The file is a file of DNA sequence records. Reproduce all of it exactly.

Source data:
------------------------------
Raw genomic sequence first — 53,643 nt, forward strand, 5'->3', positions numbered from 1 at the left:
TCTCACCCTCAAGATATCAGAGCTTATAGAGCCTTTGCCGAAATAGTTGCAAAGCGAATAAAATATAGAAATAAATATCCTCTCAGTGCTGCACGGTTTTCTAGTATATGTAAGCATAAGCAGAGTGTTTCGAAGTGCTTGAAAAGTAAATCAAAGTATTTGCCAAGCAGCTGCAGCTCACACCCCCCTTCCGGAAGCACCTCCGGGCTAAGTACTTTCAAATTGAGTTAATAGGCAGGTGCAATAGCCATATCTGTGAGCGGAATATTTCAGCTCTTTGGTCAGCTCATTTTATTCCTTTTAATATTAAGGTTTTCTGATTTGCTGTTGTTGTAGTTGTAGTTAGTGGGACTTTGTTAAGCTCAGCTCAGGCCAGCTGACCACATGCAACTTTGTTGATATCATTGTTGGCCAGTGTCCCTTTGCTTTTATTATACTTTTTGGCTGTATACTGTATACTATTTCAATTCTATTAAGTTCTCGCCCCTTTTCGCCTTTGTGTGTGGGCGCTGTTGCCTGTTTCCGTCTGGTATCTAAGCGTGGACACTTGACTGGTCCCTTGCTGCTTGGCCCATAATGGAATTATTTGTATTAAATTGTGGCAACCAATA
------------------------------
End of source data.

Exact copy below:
Raw genomic sequence first — 53,643 nt, forward strand, 5'->3', positions numbered from 1 at the left:
TCTCACCCTCAAGATATCAGAGCTTATAGAGCCTTTGCCGAAATAGTTGCAAAGCGAATAAAATATAGAAATAAATATCCTCTCAGTGCTGCACGGTTTTCTAGTATATGTAAGCATAAGCAGAGTGTTTCGAAGTGCTTGAAAAGTAAATCAAAGTATTTGCCAAGCAGCTGCAGCTCACACCCCCCTTCCGGAAGCACCTCCGGGCTAAGTACTTTCAAATTGAGTTAATAGGCAGGTGCAATAGCCATATCTGTGAGCGGAATATTTCAGCTCTTTGGTCAGCTCATTTTATTCCTTTTAATATTAAGGTTTTCTGATTTGCTGTTGTTGTAGTTGTAGTTAGTGGGACTTTGTTAAGCTCAGCTCAGGCCAGCTGACCACATGCAACTTTGTTGATATCATTGTTGGCCAGTGTCCCTTTGCTTTTATTATACTTTTTGGCTGTATACTGTATACTATTTCAATTCTATTAAGTTCTCGCCCCTTTTCGCCTTTGTGTGTGGGCGCTGTTGCCTGTTTCCGTCTGGTATCTAAGCGTGGACACTTGACTGGTCCCTTGCTGCTTGGCCCATAATGGAATTATTTGTATTAAATTGTGGCAACCAATA